INTRODUCTION
I
Chapter Two provides specific advice to the Commis-
n the Great Lakes Water Quality Agreement, the
sion on aspects of Annex 2 — Remedial Action Plans
United States and Canada commit “to restore and
(RAPs) in particular. It explores the question of how
maintain the chemical, physical, and biological
to accelerate RAP implementation and consequently,
integrity of the waters of the Great Lakes Basin
the restoration of beneficial uses. To paraphrase
Ecosystem.”
some of the analyses, when we set out on a voyage,
we have a choice.  We can follow impulse and
A fundamental role of the International Joint Com-
spontaneity, or we can take a map that leads us to a
mission (IJC) is to evaluate the governments’
particular destination.  The map is akin to the
progress in implementing the Great Lakes Water
Remedial Action Plan, and it must contain coordi-
Quality Agreement, identify unmet challenges, and
nates for the destination.  To answer the question,
recommend solutions.  The IJC provides a report at
“Where is There?” RAP participants need information
least every two years that presents its findings, advice
that will enable them to recognize when the Area of
and recommendations to governments.
Concern achieves the goals and uses formulated by
the community.  Rehabilitation targets, referred to as
From 2001-2003, several IJC advisory boards and
delisting criteria or endpoints are essentially the
council have focused on a discrete set of high
coordinates for the destination.  These targets
priorities assigned to them by the Commissioners.
enabled the team to prioritize actions and to inter-
The results of two years of intensive work are pre-
pret the road signs that direct progress toward the
sented herein to the Commission, for their consider-
restoration of beneficial uses.   Specific advise
ation as they develop advice to governments and
contained here, on the design and execution of RAPs
report to the public through their Twelfth Biennial
should illuminate all readers, particularly those
Report on Great Lakes Water Quality.
associated with an Area of Concern.
This Priorities Report conveys a wealth of informa-
Chapter Three tackles urbanization and the complex
tion and state-of-the-art analyses of select research,
land use-water quality linkages.  The 1997-99 Priori-
scientific and policy arenas that are fundamental for
ties Report noted that “Urbanization in particular has
advancing stewardship of the Great Lakes basin
brought significant changes to natural systems,
ecosystem.
particularly in increased land surface impervious-
ness.” These issues were revisited in the 1999-01
Chapter One begins with a discussion of science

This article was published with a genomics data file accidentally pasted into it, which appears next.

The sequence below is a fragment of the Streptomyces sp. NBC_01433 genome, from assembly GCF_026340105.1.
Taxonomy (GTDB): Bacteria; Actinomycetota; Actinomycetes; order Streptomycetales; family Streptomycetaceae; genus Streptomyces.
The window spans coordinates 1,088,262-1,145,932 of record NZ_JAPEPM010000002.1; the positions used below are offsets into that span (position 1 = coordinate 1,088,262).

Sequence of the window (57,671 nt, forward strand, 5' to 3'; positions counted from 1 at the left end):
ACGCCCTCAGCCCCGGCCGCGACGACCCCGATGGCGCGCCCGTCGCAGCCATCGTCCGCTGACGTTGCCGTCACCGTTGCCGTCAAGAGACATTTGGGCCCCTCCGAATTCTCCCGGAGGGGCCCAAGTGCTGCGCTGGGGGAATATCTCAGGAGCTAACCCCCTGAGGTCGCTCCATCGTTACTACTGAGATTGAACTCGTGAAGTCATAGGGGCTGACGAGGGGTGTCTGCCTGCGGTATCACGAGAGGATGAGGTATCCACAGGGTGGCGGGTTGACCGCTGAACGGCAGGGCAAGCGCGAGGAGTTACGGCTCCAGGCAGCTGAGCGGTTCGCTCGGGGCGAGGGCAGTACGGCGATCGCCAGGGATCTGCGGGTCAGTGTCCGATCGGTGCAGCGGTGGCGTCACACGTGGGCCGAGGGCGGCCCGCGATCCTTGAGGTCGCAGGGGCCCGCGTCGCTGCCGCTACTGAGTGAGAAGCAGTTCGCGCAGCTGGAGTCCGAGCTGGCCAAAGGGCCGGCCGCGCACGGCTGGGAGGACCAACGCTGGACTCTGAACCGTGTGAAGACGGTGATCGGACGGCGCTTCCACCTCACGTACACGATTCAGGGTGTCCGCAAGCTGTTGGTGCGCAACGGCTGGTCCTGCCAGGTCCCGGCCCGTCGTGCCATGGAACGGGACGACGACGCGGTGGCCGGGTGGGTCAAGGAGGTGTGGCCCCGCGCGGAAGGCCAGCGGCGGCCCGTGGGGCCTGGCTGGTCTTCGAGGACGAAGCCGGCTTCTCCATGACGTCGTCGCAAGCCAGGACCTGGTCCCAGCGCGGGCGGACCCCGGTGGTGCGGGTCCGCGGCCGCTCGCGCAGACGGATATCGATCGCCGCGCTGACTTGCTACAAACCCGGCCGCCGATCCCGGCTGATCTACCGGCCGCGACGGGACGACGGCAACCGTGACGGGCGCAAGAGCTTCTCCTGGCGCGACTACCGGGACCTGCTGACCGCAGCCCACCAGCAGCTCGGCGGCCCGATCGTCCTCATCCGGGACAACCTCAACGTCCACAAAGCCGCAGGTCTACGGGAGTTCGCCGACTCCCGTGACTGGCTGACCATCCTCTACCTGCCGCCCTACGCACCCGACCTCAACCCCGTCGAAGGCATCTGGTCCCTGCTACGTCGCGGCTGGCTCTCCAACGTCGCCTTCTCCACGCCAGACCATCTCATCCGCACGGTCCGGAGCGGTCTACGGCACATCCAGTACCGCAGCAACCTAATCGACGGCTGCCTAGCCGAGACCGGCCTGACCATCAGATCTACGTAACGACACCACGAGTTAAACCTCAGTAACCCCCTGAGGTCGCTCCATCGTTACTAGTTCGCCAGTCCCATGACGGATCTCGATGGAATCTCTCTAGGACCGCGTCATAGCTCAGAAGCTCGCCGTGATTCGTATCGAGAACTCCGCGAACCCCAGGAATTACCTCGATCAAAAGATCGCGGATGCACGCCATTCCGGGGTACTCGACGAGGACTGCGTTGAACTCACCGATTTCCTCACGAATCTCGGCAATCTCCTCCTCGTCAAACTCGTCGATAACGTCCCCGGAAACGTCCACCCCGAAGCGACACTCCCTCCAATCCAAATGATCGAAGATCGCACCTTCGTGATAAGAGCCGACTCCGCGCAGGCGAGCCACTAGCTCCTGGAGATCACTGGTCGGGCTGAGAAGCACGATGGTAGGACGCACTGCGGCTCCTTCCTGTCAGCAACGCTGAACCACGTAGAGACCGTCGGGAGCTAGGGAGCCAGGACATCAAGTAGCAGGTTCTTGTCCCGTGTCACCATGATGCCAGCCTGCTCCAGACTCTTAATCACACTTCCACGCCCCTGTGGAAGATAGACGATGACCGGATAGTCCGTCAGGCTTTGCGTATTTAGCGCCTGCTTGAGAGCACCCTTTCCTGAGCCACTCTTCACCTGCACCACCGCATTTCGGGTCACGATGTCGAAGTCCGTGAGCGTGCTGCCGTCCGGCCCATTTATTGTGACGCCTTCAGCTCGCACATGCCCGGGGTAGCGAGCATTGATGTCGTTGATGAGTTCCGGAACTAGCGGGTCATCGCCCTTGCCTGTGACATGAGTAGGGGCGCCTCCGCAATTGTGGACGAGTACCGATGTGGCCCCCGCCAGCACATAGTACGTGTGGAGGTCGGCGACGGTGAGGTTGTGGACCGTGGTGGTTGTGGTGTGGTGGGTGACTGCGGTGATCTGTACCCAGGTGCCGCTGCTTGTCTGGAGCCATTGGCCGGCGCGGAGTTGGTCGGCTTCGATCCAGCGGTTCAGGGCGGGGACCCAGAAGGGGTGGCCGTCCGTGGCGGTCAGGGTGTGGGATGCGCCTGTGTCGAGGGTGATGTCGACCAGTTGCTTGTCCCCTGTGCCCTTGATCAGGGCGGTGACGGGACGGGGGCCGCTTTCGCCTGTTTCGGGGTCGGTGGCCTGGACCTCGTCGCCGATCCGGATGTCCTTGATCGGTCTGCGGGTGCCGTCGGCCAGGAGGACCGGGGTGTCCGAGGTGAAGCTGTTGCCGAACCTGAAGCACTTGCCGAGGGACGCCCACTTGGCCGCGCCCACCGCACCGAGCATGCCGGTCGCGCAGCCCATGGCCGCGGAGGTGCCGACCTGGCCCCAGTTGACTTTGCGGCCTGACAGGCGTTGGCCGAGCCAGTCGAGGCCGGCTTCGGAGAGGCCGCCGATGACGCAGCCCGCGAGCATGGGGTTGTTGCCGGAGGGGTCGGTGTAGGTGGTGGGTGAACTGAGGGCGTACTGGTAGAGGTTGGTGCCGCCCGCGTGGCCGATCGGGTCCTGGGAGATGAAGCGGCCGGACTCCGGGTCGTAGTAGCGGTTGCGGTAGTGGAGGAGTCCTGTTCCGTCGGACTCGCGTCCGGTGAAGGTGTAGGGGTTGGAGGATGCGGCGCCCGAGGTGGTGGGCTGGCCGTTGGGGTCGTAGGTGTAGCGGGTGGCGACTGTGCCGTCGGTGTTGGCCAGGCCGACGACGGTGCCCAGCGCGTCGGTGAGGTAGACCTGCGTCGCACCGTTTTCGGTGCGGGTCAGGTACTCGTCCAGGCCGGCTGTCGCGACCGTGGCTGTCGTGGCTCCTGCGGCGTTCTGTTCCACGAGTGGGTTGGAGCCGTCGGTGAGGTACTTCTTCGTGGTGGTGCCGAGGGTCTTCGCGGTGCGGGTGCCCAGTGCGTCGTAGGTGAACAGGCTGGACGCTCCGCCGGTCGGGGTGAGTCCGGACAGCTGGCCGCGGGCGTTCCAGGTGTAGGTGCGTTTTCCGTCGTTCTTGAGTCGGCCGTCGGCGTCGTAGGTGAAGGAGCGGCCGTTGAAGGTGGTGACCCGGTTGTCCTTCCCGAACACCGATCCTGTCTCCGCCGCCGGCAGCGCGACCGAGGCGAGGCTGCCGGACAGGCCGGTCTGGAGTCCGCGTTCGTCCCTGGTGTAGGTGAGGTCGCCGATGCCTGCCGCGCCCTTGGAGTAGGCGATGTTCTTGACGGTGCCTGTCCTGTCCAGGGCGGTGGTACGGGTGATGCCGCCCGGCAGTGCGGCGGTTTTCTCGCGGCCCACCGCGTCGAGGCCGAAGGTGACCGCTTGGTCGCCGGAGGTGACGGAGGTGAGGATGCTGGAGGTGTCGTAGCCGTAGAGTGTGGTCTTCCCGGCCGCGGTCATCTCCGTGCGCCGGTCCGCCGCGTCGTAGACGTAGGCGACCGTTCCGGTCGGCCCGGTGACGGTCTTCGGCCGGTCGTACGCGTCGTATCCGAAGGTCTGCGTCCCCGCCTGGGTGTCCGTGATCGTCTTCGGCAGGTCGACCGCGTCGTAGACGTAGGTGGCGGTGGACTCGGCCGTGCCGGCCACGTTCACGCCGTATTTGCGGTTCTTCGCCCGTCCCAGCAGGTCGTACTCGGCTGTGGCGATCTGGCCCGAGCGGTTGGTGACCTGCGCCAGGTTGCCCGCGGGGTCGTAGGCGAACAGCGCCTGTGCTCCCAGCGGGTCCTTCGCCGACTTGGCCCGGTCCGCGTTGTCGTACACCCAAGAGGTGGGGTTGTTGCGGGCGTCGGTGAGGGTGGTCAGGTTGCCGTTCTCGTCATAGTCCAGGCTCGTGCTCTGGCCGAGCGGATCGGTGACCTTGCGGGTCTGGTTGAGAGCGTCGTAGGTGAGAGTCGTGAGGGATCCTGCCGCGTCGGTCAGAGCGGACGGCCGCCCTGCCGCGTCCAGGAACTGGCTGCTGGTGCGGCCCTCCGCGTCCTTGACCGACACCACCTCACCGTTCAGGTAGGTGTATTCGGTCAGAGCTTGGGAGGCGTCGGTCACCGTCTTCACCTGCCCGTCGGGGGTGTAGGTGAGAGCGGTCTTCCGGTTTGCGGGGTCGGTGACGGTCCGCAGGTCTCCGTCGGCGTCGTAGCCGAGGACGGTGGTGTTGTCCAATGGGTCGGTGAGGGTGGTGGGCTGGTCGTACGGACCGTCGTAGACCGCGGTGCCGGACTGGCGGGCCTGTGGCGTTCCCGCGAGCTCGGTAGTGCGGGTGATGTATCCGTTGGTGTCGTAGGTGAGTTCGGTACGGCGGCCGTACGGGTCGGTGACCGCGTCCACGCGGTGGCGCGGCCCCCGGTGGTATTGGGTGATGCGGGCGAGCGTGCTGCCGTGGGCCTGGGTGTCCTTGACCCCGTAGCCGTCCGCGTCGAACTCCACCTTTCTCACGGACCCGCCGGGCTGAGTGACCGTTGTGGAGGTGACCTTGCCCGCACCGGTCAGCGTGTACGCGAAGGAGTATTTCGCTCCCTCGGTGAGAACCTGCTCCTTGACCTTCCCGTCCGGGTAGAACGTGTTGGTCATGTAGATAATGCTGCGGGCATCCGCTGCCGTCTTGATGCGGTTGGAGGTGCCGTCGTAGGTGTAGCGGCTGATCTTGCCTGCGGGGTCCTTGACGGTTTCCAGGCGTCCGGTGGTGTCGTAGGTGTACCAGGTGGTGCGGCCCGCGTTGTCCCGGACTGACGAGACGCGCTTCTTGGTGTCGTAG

Priorities Report and are further probed here.
substantiating that toxic chemicals cause harm to
Urbanization not only threatens Great Lakes water
both mental and reproductive function in fetuses
quality by pollutants in waste water discharges, but
and adults.  The IJC was among the first of the
also degrades surface water through excessive
international organizations to focus on the presence,
stormwater flows. Beach closings and impaired
transport and effects of persistent toxic substances in
recreational water quality result.  Urban sprawl can
the environment.  In this priority cycle, the
destroy wetlands.  Subdivisions fragment habitat.
Commission’s request that its boards focus on
Our increased use of vehicles pollutes the air, the
mercury has proved most timely, as large reductions
land and the water. Increases in impervious surfaces
in emissions from coal fired utilities are now under
associated with highways, buildings and parking lots
consideration in both the United States and Canada.
increase runoff, exacerbating nonpoint source
Herein you will find the most current science sur-
pollution in our rivers and waterfronts. This chapter
rounding mercury, compelling evidence of its
explores water quality impacts and policy implica-
neurotoxic properties, and an exposé on the risks
tions surrounding the reality of growth and the
associated with consumption of contaminated fish.
necessity to preserve the quality of life.   In this
To guide the formulation of programs and policies
chapter you will find intriguing examples of innova-
that could reduce the inputs of mercury to the basin
tive principles to guide policy development and
ecosystem, the complex atmospheric dynamics of
implementation.
mercury are treated in detail here as well.
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